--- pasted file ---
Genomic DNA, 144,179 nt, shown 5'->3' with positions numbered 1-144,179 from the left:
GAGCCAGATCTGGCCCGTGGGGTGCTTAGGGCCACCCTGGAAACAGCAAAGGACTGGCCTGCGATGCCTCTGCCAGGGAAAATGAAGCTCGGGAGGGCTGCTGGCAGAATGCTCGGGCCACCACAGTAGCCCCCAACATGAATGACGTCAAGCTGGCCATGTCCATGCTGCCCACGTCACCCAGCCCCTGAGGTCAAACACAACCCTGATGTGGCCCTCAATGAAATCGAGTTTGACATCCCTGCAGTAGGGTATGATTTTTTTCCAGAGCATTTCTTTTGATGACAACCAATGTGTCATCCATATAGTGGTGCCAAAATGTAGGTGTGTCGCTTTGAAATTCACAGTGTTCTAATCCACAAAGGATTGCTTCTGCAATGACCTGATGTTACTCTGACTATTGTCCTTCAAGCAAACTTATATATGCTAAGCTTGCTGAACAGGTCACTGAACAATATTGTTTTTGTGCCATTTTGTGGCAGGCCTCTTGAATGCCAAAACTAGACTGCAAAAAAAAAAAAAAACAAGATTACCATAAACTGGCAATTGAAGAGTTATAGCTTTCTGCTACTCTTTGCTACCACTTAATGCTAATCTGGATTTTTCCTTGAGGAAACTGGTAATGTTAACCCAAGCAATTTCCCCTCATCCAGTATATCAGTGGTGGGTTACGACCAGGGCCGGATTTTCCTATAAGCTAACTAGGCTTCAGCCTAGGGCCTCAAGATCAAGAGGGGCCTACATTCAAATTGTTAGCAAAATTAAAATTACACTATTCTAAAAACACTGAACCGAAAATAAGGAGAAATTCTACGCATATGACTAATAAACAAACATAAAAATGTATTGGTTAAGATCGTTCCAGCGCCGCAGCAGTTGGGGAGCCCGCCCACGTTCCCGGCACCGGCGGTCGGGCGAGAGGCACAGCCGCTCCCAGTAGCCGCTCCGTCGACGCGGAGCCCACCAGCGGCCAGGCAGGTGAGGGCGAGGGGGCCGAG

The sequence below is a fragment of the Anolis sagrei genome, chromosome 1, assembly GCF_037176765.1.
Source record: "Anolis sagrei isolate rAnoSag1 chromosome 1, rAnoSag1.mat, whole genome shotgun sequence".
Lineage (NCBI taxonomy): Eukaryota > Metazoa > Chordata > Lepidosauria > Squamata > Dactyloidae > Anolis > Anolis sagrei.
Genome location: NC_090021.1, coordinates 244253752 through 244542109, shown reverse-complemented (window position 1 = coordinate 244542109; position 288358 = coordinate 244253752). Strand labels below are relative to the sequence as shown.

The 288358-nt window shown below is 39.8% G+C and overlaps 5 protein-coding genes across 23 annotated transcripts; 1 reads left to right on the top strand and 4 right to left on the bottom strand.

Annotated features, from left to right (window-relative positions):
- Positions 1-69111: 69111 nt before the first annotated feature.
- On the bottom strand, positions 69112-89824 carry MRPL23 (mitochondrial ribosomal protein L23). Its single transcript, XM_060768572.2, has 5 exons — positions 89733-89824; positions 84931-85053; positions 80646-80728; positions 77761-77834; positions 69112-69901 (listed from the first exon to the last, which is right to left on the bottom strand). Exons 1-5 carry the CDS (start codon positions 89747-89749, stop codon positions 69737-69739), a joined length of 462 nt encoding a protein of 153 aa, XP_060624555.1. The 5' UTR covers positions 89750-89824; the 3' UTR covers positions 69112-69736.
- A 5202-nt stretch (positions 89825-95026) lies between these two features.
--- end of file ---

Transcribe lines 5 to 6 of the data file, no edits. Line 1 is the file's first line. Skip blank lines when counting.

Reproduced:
Lineage (NCBI taxonomy): Eukaryota > Metazoa > Chordata > Lepidosauria > Squamata > Dactyloidae > Anolis > Anolis sagrei.
Genome location: NC_090021.1, coordinates 244253752 through 244542109, shown reverse-complemented (window position 1 = coordinate 244542109; position 288358 = coordinate 244253752). Strand labels below are relative to the sequence as shown.